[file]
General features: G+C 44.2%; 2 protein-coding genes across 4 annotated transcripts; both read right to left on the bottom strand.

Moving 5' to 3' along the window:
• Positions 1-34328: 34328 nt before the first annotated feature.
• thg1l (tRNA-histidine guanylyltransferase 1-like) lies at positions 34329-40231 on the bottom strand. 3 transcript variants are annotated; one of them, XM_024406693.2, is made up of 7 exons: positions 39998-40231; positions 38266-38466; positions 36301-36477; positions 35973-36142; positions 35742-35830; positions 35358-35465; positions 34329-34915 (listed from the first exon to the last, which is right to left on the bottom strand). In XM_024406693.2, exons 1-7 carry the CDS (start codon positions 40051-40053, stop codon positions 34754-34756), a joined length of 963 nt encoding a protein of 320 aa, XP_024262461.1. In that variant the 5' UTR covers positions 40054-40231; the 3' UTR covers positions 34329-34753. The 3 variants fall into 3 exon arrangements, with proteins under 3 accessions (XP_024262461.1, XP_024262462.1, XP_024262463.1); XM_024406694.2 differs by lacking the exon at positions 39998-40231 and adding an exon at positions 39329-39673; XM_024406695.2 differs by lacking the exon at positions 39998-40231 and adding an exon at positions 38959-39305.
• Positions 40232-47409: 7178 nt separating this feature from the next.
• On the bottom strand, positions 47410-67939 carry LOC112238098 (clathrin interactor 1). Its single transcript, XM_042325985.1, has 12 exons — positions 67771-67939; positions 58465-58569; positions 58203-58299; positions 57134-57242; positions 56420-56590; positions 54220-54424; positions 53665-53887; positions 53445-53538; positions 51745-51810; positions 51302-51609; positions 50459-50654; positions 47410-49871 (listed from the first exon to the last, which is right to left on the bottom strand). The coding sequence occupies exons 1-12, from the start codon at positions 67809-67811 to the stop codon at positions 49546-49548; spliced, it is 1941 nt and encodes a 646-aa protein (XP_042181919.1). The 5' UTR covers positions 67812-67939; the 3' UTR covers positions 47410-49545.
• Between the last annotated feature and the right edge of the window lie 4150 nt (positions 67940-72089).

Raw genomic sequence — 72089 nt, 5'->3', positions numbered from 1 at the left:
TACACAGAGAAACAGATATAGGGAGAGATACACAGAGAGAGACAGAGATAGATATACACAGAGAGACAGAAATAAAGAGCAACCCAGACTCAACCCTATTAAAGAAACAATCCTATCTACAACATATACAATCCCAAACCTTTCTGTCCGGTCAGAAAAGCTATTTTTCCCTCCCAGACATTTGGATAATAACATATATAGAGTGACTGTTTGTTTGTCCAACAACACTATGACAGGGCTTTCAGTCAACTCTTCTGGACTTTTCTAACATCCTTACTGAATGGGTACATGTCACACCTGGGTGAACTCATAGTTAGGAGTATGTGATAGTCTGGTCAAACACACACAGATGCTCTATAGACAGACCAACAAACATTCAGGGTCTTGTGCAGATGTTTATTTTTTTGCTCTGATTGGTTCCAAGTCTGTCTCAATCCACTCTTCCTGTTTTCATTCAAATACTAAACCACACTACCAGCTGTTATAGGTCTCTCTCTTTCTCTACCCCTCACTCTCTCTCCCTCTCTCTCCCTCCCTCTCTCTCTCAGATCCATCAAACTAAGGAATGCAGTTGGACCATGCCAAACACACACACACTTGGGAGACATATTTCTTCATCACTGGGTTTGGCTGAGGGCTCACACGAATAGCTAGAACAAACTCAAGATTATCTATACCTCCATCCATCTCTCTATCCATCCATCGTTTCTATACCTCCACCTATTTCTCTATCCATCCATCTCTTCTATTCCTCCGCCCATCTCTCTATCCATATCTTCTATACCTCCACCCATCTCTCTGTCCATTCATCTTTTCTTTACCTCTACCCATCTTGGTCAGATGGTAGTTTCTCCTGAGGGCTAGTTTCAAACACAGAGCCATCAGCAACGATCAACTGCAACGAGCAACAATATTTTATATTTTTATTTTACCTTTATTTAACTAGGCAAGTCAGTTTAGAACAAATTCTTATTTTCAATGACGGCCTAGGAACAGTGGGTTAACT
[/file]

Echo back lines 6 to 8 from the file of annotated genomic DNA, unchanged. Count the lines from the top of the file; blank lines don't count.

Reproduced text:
• On the bottom strand, positions 47410-67939 carry LOC112238098 (clathrin interactor 1). Its single transcript, XM_042325985.1, has 12 exons — positions 67771-67939; positions 58465-58569; positions 58203-58299; positions 57134-57242; positions 56420-56590; positions 54220-54424; positions 53665-53887; positions 53445-53538; positions 51745-51810; positions 51302-51609; positions 50459-50654; positions 47410-49871 (listed from the first exon to the last, which is right to left on the bottom strand). The coding sequence occupies exons 1-12, from the start codon at positions 67809-67811 to the stop codon at positions 49546-49548; spliced, it is 1941 nt and encodes a 646-aa protein (XP_042181919.1). The 5' UTR covers positions 67812-67939; the 3' UTR covers positions 47410-49545.
• Between the last annotated feature and the right edge of the window lie 4150 nt (positions 67940-72089).

Raw genomic sequence — 72089 nt, 5'->3', positions numbered from 1 at the left: